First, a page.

Breaking News
March 20, 2019 - Biohaven’s Verdiperstat Receives Orphan Drug Designation From FDA For Multiple System Atrophy
March 20, 2019 - Smoking may limit body’s ability to fight dangerous form of skin cancer
March 20, 2019 - Researchers receive $9.7-million grant to develop new hearing-loss treatments for deaf
March 20, 2019 - TGen and ABL sign agreement to distribute new TB test technology
March 20, 2019 - UCD researchers lead development of new urine test to detect prostate cancer
March 20, 2019 - Miniature brains that can move muscles, grown in the lab
March 20, 2019 - Servier and Oncodesign announce research and drug development partnership
March 20, 2019 - FDA warns marketer of unapproved products claiming to treat addiction, chronic pain
March 20, 2019 - TB Medicine Pretomanid Enters Regulatory Review Process in the United States
March 20, 2019 - Breastfeeding can erase effects of prenatal violence for newborns
March 20, 2019 - Tens of Thousands of Heart Patients May Not Need Open-Heart Surgery
March 20, 2019 - Space worries – shingles affecting astronauts says NASA
March 20, 2019 - Study shows how AI can improve physicians’ diagnostic accuracy
March 20, 2019 - Dolomite Bio launches new scRNA-Seq Reagent Kit at AGBT 2019
March 20, 2019 - World’s oldest semen viable for artificial insemination
March 20, 2019 - FDA Approves Zulresso (brexanolone) for the Treatment of Post-Partum Depression
March 19, 2019 - How it manipulates us to tribalism
March 19, 2019 - How can doctors encourage patients to adopt healthier behaviors?
March 19, 2019 - Meet Hal: He's One Sick Robot
March 19, 2019 - Blood test and mathematical model can estimate preterm birth rate in low-resource countries
March 19, 2019 - TAVR procedure safe in patients with unusual valve anatomy
March 19, 2019 - Proteins in the eye may be potential source for cost-effective test to predict Alzheimer’s disease
March 19, 2019 - Opioid Prescriptions Dropped for New Users From 2012 to 2017
March 19, 2019 - New method may better predict the best treatment for burn wounds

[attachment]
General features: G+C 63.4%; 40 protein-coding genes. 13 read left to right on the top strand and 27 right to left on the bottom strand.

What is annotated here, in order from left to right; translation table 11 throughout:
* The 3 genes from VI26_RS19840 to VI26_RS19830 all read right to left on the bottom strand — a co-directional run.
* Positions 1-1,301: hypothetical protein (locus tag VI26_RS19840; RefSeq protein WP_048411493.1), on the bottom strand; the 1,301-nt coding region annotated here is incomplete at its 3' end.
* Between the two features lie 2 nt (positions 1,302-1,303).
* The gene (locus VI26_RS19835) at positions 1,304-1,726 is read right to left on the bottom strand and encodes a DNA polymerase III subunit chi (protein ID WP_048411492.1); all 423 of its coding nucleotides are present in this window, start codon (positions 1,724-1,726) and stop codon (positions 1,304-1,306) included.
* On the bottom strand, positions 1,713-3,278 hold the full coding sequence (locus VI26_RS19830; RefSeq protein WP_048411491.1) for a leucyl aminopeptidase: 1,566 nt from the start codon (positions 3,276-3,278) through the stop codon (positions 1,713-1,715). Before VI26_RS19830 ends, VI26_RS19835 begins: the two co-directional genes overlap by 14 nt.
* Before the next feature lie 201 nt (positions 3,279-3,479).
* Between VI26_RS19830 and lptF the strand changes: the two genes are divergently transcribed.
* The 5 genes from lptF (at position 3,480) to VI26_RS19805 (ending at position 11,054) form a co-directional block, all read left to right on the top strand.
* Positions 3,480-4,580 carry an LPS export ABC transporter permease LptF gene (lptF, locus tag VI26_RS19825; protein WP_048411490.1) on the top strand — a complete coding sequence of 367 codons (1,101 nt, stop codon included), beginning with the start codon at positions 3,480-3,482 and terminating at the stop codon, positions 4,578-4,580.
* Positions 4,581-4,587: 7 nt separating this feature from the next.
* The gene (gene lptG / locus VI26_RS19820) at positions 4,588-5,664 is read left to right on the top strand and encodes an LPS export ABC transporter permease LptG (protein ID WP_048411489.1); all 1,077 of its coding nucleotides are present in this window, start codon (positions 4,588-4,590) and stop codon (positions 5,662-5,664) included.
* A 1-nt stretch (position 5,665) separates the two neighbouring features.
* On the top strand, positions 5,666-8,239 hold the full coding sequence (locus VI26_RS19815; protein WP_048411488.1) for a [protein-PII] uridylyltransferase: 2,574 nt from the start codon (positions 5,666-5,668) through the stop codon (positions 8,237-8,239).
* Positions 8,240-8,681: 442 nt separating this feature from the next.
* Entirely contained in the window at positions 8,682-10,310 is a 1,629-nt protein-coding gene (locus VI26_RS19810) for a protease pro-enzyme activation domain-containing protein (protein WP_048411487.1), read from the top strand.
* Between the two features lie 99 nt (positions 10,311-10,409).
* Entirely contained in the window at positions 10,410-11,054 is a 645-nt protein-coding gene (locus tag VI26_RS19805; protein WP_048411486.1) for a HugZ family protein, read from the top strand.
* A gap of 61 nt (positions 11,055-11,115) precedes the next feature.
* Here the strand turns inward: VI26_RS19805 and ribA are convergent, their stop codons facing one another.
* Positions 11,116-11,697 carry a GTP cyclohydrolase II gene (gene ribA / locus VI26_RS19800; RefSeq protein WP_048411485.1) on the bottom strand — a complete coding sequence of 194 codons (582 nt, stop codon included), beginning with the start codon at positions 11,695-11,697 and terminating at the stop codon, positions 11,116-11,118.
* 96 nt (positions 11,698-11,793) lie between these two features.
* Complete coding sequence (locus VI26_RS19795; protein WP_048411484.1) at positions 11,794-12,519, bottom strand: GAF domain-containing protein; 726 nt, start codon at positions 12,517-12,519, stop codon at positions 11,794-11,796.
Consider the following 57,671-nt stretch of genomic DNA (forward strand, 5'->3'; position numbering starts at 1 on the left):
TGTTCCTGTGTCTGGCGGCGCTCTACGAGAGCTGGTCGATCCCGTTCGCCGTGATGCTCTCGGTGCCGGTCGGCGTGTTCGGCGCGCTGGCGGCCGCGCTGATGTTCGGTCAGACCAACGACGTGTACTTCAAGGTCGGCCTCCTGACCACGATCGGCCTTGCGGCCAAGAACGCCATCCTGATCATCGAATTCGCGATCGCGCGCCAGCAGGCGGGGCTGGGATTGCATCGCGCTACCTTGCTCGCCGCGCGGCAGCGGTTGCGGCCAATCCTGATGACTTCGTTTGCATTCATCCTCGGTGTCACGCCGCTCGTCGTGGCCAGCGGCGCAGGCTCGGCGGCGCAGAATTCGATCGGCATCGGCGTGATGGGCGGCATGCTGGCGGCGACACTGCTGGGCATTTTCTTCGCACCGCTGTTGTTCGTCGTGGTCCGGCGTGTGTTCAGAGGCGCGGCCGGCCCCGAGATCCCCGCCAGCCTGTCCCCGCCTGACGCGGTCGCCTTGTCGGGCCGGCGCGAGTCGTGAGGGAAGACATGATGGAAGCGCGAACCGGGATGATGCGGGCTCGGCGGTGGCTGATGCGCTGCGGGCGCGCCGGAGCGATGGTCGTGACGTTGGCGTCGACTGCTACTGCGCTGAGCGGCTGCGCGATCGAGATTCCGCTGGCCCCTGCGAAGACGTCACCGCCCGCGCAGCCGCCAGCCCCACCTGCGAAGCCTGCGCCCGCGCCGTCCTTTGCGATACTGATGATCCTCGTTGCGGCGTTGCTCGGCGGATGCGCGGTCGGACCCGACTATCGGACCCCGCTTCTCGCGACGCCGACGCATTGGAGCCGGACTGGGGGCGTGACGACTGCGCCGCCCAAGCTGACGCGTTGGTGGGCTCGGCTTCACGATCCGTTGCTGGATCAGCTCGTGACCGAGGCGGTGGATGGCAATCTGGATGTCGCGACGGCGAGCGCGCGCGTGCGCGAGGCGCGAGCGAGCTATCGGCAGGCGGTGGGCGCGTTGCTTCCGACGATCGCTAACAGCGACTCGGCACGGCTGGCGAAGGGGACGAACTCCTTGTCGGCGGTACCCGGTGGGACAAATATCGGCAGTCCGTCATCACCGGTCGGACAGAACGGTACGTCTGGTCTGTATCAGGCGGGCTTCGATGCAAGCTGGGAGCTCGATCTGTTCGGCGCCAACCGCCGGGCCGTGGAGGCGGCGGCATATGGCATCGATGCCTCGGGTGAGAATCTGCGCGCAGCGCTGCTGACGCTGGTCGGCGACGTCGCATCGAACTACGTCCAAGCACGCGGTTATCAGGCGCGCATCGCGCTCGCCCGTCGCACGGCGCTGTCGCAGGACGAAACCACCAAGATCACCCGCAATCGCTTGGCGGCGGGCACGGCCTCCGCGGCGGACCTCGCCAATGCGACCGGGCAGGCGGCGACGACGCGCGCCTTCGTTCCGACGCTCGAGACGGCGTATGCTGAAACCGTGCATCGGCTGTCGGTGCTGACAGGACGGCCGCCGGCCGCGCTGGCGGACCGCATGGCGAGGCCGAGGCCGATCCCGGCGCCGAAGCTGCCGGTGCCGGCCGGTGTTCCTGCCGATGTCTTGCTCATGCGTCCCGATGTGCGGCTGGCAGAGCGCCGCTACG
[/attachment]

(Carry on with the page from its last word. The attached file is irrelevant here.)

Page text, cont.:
March 19, 2019 - “Asian” isn’t specific enough for health data, research suggests
March 19, 2019 - ColumbiaDoctors Presents Honors for Outstanding Commitment to Patient Safety
March 19, 2019 - Innovative model identifies primate species with potential to transmit Zika in the Americas
March 19, 2019 - One-off surgery could offer hope to patients with high blood pressure
March 19, 2019 - Many pet owners interested in feeding their pets with plant-based diet
March 19, 2019 - How to Protect Your Kids From Drowning
March 19, 2019 - CEA Test: MedlinePlus Lab Test Information
March 19, 2019 - Two years after face transplant, Andy Sandness’ smile shows his progress
March 19, 2019 - Registration now open for Stanford’s Big Data in Precision Health conference
March 19, 2019 - Gene Keeps Fear at Bay, But Only in Females
March 19, 2019 - Cholesterol lowering drug can also help treat cancer-associated cachexia
March 19, 2019 - GARDP and Evotec partner to tackle growing threat of antimicrobial resistance
March 19, 2019 - Ultrasound offers precise, minimally invasive way to measure cardiac output in children
March 19, 2019 - Study suggests potential new approach to treat atopic dermatitis
March 19, 2019 - Sense of control over life makes older adults feel younger
March 19, 2019 - Study shows how probiotics influence gut microbiota
March 19, 2019 - Study offers new evidence that narcolepsy is an autoimmune condition
March 19, 2019 - Breastfeeding may offer long-term heart health benefits for women
March 19, 2019 - Study of young athletes suggests snoring and sleep apnea are linked to sudden cardiac death
March 19, 2019 - Did Your Doctor ‘Ghost’ You? An Employment Contract May Be To Blame
March 19, 2019 - Food pantry clients more likely to make healthy choices when meal kits and recipe tastings are available
March 19, 2019 - Mental health problems among children increasing
March 19, 2019 - New ISO standard helps evaluate and manage impact of environmental damage
March 19, 2019 - CardioMEMS heart failure sensor reliably safe, effectively reduces hospitalizations
March 19, 2019 - Researchers report promising results of potential reversal agent
March 19, 2019 - Scientists identify brain circuit responsible for cocaine-seeking behavior during relapse
March 19, 2019 - First African-American Neuroscience Research Initiative launched to close the gap in health disparities